Available in three finishes, the Sand colour option of the review sample is my favourite, but black and a Nordic Ice limited edition (£369) is also available. The aluminium charging case is just as nice to look at and pleasant to touch. Its rubber-coated underside provides a base for wireless charging, and is another example of Bang & Olufsen’s use of premium materials bearing rewards in a tactile sense. There’s a LED indicator on the front that changes colour to denote its status, and the case is nicely compact, too, making it easy to fling into a pocket.
- Not the longest stamina
- Adaptive noise cancellation
- aptX Adaptive connectivity
In the charging case is just 20 hours of battery life, issuing out 6.5 hours per earbud with ANC engaged and 7.5 hours without. And those 20 hours of stamina? That’s at moderate volumes with ANC and the AAC codec. With aptX B&O claims 5.5 hours, which seems fair as I charted around that amount, draining the battery with a Spotify playlist before the right earbud conked out.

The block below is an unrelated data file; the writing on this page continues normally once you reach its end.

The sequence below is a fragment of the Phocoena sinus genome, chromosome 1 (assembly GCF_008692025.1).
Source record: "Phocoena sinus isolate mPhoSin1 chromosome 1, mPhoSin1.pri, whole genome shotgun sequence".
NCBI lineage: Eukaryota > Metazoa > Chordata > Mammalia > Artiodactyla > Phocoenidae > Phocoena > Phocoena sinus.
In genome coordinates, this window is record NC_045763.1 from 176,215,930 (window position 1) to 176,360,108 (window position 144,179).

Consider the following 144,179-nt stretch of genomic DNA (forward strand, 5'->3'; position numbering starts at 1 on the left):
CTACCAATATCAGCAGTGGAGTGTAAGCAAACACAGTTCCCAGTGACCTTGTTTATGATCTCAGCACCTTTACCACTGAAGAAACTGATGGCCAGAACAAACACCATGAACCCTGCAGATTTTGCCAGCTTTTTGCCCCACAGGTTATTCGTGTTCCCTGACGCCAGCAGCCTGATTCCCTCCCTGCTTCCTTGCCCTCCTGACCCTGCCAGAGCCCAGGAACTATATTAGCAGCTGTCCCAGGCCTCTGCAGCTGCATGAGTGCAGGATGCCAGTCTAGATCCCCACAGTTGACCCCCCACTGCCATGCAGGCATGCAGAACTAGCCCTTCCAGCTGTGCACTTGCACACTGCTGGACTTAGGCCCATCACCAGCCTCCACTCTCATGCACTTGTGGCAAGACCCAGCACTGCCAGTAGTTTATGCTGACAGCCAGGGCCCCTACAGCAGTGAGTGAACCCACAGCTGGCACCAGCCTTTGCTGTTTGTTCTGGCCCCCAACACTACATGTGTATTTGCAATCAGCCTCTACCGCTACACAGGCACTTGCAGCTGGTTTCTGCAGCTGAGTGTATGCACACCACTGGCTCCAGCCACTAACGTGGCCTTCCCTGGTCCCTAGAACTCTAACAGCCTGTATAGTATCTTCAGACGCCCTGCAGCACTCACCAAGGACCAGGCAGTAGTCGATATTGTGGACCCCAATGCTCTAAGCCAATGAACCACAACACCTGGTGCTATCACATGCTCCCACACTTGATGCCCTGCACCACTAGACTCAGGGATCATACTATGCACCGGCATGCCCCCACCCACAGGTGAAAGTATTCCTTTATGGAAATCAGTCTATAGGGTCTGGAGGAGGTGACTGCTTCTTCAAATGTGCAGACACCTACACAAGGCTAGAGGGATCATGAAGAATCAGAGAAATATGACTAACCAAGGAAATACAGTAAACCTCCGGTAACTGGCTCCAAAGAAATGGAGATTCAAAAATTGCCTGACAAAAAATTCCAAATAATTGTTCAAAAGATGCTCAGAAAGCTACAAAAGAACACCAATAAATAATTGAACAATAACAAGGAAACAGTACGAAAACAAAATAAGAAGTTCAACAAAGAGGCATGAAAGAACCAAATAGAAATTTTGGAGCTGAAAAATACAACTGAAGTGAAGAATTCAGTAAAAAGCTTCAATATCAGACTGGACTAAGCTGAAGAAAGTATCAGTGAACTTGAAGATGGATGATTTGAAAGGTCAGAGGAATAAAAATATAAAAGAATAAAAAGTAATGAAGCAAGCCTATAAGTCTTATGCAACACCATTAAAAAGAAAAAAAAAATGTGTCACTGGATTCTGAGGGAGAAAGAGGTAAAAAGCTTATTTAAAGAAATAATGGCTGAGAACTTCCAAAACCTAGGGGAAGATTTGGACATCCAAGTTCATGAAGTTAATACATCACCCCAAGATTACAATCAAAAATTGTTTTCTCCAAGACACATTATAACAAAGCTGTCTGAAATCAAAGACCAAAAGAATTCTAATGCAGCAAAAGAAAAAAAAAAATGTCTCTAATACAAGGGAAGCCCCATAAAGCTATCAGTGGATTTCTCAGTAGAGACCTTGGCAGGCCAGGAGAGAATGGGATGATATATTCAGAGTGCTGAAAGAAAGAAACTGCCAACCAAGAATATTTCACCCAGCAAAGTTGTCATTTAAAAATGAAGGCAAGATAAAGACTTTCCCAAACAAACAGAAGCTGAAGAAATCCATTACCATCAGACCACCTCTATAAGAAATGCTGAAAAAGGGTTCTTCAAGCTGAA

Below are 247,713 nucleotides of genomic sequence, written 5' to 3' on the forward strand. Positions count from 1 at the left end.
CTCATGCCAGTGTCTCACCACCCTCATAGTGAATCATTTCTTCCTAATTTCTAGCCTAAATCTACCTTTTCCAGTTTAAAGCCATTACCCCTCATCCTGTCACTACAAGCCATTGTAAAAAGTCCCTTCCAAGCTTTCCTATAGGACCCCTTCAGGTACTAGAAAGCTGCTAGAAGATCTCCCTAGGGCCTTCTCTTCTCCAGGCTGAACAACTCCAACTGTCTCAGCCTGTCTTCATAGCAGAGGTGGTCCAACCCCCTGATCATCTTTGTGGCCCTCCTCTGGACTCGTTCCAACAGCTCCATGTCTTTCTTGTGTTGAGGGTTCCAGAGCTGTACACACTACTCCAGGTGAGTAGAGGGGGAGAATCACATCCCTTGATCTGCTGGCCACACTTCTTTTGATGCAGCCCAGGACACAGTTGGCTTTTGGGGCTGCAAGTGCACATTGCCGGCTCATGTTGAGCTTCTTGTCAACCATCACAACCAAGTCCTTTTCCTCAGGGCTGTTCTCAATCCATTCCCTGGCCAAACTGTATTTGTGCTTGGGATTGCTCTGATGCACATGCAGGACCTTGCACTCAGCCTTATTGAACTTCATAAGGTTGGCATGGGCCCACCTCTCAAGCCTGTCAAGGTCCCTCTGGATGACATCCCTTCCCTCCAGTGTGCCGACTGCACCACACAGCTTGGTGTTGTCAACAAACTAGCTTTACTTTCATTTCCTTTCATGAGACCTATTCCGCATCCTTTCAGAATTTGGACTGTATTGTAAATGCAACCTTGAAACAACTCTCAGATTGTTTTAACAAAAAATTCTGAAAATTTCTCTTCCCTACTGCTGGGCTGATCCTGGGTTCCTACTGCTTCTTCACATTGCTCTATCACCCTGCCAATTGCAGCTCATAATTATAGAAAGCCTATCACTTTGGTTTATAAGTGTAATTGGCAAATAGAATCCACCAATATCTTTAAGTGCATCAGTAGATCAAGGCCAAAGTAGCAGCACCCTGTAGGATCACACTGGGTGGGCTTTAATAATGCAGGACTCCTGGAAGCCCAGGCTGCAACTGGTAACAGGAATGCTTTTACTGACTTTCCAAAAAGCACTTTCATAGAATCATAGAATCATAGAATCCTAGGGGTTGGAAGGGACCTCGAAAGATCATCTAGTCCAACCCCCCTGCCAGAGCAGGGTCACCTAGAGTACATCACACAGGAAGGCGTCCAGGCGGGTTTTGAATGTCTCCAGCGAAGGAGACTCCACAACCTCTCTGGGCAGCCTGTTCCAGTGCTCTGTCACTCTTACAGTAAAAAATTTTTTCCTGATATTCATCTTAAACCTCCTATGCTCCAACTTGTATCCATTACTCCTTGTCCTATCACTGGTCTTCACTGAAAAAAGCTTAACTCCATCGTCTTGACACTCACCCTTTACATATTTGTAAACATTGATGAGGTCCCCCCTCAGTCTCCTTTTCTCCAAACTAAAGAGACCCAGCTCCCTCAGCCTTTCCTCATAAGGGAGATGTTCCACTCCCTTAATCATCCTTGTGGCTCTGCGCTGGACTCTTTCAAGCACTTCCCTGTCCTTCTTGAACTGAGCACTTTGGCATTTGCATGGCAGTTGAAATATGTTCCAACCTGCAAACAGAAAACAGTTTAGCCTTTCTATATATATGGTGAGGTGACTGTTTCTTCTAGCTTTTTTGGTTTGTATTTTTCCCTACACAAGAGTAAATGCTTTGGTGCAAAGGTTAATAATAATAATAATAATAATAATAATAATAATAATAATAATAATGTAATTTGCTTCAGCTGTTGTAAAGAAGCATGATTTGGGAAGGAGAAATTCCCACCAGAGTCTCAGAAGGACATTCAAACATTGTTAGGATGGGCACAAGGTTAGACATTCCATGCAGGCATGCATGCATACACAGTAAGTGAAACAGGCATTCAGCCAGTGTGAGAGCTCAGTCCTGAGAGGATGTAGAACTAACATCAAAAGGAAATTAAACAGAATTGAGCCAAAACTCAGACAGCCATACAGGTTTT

There’s fast charging (20 minutes for two more hours) and Qi wireless charging, which takes slightly longer than USB-C to refuel the case. Considering the company it keeps, the Beoplay EQ is behind most in the battery stakes, shading the Bose QuietComfort Earbuds’ 18 hours towards the bottom of that list.
Bluetooth 5.2 is the means of connection with a source device, with codec support up to aptX Adaptive. The benefits of this form of aptX are numerous from low latency (good for gaming), adaptive bit-rate (for maintaining signal in busy signal areas, which they do) and HD audio, so the Beoplay EQ is copacetic with Tidal Master and (some) Qobuz tracks.
Google Fast Pair isn’t listed for Android devices, but the Beoplay EQ are certified for Microsoft Swift Pair, plus there’s support for the Apple Watch interface as well as a Made For iPhone (MFi) certification for a more optimal Apple smartphone experience.
The Beoplay EQ offer a choice of two noise cancellation modes: standard and adaptive. Adaptive uses the microphones in the earbud to measure incoming noise to modify the strength of noise cancellation in response. You can achieve a similar effect using the ‘standard’ version by manually tweaking its strength in the app.